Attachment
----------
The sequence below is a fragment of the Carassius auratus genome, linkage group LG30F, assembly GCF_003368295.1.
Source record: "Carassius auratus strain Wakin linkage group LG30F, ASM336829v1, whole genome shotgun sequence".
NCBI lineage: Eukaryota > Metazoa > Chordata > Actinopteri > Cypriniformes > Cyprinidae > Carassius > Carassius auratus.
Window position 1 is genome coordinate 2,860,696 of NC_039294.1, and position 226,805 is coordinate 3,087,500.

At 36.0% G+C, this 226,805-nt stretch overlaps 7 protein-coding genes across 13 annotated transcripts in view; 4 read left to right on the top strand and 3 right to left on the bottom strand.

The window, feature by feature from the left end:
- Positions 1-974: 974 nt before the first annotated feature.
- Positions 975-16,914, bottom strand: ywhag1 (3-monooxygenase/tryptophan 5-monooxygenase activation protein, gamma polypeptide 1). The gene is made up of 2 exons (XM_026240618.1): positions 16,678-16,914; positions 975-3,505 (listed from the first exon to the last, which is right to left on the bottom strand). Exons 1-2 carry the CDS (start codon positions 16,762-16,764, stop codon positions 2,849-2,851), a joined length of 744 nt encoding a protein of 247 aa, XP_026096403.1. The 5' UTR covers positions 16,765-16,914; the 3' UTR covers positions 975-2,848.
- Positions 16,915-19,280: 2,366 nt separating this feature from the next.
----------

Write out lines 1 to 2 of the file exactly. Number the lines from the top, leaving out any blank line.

The sequence below is a fragment of the Carassius auratus genome, linkage group LG30F, assembly GCF_003368295.1.
Source record: "Carassius auratus strain Wakin linkage group LG30F, ASM336829v1, whole genome shotgun sequence".